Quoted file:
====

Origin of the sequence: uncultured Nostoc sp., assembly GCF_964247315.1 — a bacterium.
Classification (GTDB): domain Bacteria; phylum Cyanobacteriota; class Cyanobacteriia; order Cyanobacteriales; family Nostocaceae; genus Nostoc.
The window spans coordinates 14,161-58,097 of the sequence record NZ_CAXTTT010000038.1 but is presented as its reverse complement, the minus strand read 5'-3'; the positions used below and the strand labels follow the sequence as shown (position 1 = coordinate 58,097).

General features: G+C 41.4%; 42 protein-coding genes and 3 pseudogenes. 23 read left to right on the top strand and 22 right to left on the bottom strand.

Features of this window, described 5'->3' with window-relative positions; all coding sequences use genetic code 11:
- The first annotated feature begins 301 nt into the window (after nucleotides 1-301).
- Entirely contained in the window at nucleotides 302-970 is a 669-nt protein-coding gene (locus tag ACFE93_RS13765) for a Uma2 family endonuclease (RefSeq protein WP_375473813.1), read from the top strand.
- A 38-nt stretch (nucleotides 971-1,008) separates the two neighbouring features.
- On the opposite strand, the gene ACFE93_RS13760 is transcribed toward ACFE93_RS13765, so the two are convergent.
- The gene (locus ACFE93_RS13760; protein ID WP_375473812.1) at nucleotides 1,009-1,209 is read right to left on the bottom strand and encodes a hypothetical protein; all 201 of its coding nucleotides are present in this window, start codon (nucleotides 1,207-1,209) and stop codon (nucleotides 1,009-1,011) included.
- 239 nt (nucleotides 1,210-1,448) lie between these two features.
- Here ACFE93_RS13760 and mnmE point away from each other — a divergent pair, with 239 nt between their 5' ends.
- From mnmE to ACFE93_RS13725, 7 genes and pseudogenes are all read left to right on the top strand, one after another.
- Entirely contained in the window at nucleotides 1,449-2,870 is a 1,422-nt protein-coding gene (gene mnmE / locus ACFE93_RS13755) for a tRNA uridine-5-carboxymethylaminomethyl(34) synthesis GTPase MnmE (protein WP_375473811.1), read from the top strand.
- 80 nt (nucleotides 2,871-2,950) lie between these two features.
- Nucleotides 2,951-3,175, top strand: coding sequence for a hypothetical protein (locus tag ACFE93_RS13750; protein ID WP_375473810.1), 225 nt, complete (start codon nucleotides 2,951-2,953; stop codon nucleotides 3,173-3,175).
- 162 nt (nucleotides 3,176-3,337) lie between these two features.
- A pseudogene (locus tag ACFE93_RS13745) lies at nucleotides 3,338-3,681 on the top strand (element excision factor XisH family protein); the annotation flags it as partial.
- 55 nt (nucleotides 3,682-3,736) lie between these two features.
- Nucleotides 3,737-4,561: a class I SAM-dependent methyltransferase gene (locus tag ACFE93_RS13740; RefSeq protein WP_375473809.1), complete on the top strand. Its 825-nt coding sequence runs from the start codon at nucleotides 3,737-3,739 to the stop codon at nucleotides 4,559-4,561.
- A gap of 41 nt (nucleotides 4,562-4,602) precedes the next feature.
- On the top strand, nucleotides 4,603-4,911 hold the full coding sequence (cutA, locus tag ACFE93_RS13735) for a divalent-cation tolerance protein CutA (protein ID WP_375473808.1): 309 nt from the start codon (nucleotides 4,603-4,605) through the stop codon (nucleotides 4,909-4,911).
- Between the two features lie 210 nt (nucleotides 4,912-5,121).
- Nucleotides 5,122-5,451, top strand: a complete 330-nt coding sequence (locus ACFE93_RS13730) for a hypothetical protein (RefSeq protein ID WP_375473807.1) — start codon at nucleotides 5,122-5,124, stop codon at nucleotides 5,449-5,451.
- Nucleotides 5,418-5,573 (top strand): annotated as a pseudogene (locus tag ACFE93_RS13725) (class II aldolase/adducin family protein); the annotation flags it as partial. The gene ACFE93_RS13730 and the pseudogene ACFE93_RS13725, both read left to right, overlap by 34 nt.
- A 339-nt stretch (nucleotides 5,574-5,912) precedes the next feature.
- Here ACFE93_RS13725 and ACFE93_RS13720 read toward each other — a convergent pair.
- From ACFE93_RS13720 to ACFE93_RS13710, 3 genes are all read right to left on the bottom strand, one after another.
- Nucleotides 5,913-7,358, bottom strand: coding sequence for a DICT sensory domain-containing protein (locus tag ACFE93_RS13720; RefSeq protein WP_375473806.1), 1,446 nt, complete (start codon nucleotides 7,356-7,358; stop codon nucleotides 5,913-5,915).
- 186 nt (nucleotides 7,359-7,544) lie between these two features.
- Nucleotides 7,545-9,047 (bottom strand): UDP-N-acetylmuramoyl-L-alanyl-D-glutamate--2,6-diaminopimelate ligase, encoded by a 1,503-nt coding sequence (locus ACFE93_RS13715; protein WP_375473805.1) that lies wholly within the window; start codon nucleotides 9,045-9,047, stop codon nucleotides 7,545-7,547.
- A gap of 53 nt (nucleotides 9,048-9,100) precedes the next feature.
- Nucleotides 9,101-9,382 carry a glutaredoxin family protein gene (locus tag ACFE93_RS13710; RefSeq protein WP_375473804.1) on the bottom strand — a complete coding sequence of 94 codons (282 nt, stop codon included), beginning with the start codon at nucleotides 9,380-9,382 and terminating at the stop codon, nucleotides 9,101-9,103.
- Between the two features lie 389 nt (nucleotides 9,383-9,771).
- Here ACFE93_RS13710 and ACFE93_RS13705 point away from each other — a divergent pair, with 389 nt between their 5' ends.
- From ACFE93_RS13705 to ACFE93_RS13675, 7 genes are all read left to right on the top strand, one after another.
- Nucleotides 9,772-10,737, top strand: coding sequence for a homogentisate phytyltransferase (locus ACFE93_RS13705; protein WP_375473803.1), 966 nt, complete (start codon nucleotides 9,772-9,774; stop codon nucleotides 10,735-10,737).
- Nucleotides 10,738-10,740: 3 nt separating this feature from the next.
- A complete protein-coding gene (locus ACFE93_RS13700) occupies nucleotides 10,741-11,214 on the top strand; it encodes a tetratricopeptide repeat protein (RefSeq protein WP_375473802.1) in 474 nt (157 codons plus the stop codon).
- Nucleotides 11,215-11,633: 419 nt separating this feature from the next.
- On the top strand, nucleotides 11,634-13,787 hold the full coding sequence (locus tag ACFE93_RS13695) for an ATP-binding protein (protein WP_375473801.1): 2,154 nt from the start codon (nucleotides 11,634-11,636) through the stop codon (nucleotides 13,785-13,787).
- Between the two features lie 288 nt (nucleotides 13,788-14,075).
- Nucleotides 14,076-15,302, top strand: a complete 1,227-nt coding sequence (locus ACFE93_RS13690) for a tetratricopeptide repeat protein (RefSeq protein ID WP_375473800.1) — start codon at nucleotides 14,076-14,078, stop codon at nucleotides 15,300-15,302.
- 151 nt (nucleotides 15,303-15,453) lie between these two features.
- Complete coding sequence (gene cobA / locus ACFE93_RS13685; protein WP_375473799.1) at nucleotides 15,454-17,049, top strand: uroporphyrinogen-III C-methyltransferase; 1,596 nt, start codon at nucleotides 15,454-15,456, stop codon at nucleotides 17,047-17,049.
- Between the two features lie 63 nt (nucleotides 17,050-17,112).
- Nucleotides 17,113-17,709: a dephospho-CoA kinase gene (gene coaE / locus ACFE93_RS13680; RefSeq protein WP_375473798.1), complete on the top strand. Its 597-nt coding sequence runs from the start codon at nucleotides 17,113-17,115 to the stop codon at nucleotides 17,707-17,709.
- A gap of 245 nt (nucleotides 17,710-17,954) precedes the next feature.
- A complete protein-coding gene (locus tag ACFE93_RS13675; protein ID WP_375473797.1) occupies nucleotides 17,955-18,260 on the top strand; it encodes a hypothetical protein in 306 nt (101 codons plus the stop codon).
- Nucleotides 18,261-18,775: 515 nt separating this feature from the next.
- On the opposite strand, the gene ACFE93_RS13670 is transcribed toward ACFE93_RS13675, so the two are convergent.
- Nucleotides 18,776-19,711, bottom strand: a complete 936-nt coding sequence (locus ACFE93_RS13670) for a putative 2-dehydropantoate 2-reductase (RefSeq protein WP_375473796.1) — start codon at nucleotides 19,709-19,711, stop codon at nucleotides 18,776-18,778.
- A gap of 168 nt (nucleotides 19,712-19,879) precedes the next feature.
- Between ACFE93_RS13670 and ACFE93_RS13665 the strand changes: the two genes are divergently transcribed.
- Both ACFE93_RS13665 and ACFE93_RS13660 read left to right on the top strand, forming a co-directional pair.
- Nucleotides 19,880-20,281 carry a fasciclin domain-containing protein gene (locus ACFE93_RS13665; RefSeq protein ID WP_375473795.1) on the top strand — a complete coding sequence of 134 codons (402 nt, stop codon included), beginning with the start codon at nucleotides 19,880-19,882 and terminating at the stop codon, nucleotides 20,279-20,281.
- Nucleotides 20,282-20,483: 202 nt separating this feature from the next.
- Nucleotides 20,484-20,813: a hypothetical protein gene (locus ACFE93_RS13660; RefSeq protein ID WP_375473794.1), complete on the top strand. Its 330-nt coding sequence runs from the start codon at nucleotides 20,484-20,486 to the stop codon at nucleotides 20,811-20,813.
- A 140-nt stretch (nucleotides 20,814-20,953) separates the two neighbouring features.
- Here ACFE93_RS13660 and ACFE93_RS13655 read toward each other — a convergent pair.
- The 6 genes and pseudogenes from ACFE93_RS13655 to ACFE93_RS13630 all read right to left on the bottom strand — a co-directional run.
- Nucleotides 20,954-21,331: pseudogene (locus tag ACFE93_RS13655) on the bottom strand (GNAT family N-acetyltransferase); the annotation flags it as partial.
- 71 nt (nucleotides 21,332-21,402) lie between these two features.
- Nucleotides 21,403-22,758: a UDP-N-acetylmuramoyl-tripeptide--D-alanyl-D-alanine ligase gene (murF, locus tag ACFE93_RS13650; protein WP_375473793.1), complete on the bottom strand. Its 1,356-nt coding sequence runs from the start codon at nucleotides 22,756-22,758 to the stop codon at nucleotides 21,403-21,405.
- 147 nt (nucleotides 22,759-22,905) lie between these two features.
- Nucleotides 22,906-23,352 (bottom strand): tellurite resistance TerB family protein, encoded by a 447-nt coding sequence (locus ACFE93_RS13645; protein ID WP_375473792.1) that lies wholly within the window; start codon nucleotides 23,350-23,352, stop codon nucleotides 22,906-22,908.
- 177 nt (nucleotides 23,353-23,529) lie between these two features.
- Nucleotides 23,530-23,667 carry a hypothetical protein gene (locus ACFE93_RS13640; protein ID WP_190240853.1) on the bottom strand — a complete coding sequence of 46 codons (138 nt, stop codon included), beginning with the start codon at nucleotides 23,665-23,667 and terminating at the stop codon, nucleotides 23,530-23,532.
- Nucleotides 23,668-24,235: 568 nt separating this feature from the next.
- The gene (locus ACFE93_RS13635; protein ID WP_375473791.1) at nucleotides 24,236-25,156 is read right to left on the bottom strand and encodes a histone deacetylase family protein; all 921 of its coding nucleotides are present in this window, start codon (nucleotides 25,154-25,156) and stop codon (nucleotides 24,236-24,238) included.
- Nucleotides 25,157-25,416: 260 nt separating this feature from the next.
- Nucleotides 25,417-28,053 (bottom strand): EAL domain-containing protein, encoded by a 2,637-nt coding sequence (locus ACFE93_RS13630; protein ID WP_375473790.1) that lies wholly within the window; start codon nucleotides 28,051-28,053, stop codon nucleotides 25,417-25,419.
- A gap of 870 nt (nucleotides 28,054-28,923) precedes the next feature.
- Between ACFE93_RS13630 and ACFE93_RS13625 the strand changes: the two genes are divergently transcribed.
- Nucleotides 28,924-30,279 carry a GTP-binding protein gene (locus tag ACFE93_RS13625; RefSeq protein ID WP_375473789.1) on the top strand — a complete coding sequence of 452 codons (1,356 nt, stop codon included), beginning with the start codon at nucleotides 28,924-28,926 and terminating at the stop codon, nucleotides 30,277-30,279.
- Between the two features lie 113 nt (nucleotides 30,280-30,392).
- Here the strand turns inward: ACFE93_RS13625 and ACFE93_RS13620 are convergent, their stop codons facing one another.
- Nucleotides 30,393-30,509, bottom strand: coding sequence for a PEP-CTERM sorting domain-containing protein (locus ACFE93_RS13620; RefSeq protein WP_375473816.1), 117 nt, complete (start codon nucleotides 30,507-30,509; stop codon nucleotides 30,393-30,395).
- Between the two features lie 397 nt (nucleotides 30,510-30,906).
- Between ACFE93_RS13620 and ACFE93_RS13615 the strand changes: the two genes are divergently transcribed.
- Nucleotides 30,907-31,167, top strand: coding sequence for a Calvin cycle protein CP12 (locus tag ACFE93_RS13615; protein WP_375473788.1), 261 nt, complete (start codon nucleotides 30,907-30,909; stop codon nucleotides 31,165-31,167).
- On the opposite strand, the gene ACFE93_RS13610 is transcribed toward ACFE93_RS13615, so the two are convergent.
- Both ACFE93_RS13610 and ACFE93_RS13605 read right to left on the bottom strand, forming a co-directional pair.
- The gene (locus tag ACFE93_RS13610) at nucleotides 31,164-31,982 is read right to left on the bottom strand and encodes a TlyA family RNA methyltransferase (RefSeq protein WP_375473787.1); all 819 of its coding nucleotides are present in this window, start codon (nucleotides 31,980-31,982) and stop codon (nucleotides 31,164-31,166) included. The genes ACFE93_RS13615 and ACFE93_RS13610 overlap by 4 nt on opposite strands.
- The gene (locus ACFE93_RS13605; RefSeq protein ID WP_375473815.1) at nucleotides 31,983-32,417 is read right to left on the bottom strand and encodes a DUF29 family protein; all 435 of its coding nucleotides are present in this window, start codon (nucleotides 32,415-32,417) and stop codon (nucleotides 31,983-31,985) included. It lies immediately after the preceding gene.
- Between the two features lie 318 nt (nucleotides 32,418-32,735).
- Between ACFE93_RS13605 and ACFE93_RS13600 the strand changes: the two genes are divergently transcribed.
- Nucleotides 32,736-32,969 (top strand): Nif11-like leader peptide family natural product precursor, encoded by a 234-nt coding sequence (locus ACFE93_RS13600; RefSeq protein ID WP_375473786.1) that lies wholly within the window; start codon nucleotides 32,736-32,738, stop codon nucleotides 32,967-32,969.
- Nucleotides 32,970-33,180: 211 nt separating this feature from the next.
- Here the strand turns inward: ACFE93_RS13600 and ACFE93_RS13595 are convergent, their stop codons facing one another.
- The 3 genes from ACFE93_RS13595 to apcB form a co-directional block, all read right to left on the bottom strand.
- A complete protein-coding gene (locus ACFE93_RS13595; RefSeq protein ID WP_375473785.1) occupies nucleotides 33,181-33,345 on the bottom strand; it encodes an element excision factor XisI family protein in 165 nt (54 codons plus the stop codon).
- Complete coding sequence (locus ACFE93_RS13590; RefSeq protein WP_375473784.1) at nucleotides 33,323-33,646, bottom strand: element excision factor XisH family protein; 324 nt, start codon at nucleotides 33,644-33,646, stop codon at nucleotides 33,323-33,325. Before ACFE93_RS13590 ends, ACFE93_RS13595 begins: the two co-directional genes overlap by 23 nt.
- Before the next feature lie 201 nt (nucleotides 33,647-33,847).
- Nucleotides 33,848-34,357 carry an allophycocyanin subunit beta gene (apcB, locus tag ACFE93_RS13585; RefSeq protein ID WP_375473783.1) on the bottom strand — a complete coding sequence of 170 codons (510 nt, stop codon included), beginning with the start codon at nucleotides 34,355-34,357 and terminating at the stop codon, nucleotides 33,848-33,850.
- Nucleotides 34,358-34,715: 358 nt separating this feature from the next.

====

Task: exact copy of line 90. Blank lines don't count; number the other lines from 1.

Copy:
- Here the strand turns inward: ACFE93_RS13600 and ACFE93_RS13595 are convergent, their stop codons facing one another.